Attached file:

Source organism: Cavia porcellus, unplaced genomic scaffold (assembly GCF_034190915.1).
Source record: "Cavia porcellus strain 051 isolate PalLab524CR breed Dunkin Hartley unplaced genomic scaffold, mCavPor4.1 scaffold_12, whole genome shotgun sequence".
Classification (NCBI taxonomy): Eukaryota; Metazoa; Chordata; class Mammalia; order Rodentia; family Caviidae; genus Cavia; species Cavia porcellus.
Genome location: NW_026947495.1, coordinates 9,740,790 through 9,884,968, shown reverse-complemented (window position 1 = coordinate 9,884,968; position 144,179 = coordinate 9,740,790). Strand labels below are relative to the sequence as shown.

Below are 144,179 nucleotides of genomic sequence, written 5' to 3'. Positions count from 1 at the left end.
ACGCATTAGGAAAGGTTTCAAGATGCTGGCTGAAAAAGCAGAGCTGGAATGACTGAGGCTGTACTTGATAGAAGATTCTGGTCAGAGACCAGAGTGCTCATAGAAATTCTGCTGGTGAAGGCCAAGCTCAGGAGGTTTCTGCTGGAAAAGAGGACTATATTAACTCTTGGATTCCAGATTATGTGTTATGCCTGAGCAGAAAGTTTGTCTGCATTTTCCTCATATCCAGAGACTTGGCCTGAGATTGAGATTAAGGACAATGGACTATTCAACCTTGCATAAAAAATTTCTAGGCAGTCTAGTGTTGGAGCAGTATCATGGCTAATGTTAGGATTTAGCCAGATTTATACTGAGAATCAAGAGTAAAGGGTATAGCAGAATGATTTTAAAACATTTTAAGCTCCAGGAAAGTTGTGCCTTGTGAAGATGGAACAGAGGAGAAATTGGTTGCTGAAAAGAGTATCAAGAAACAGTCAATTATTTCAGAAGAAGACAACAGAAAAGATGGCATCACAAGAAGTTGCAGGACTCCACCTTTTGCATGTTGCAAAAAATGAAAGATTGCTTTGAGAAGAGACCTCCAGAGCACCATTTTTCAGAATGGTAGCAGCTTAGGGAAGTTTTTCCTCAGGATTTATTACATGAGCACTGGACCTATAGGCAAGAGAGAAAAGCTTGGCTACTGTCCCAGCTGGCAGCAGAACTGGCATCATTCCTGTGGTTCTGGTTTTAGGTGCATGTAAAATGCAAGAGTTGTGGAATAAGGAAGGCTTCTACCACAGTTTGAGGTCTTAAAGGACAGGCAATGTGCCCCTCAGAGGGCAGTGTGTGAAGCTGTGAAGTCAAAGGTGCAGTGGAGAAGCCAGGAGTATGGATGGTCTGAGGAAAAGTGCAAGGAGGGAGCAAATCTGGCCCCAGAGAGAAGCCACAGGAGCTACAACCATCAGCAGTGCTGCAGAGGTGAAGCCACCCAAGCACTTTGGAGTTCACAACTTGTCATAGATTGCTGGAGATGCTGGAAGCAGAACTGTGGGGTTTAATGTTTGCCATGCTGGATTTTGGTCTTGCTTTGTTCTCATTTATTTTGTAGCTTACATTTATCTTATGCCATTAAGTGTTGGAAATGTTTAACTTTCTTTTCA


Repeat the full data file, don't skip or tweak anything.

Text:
Source organism: Cavia porcellus, unplaced genomic scaffold (assembly GCF_034190915.1).
Source record: "Cavia porcellus strain 051 isolate PalLab524CR breed Dunkin Hartley unplaced genomic scaffold, mCavPor4.1 scaffold_12, whole genome shotgun sequence".
Classification (NCBI taxonomy): Eukaryota; Metazoa; Chordata; class Mammalia; order Rodentia; family Caviidae; genus Cavia; species Cavia porcellus.
Genome location: NW_026947495.1, coordinates 9,740,790 through 9,884,968, shown reverse-complemented (window position 1 = coordinate 9,884,968; position 144,179 = coordinate 9,740,790). Strand labels below are relative to the sequence as shown.

Below are 144,179 nucleotides of genomic sequence, written 5' to 3'. Positions count from 1 at the left end.
ACGCATTAGGAAAGGTTTCAAGATGCTGGCTGAAAAAGCAGAGCTGGAATGACTGAGGCTGTACTTGATAGAAGATTCTGGTCAGAGACCAGAGTGCTCATAGAAATTCTGCTGGTGAAGGCCAAGCTCAGGAGGTTTCTGCTGGAAAAGAGGACTATATTAACTCTTGGATTCCAGATTATGTGTTATGCCTGAGCAGAAAGTTTGTCTGCATTTTCCTCATATCCAGAGACTTGGCCTGAGATTGAGATTAAGGACAATGGACTATTCAACCTTGCATAAAAAATTTCTAGGCAGTCTAGTGTTGGAGCAGTATCATGGCTAATGTTAGGATTTAGCCAGATTTATACTGAGAATCAAGAGTAAAGGGTATAGCAGAATGATTTTAAAACATTTTAAGCTCCAGGAAAGTTGTGCCTTGTGAAGATGGAACAGAGGAGAAATTGGTTGCTGAAAAGAGTATCAAGAAACAGTCAATTATTTCAGAAGAAGACAACAGAAAAGATGGCATCACAAGAAGTTGCAGGACTCCACCTTTTGCATGTTGCAAAAAATGAAAGATTGCTTTGAGAAGAGACCTCCAGAGCACCATTTTTCAGAATGGTAGCAGCTTAGGGAAGTTTTTCCTCAGGATTTATTACATGAGCACTGGACCTATAGGCAAGAGAGAAAAGCTTGGCTACTGTCCCAGCTGGCAGCAGAACTGGCATCATTCCTGTGGTTCTGGTTTTAGGTGCATGTAAAATGCAAGAGTTGTGGAATAAGGAAGGCTTCTACCACAGTTTGAGGTCTTAAAGGACAGGCAATGTGCCCCTCAGAGGGCAGTGTGTGAAGCTGTGAAGTCAAAGGTGCAGTGGAGAAGCCAGGAGTATGGATGGTCTGAGGAAAAGTGCAAGGAGGGAGCAAATCTGGCCCCAGAGAGAAGCCACAGGAGCTACAACCATCAGCAGTGCTGCAGAGGTGAAGCCACCCAAGCACTTTGGAGTTCACAACTTGTCATAGATTGCTGGAGATGCTGGAAGCAGAACTGTGGGGTTTAATGTTTGCCATGCTGGATTTTGGTCTTGCTTTGTTCTCATTTATTTTGTAGCTTACATTTATCTTATGCCATTAAGTGTTGGAAATGTTTAACTTTCTTTTCA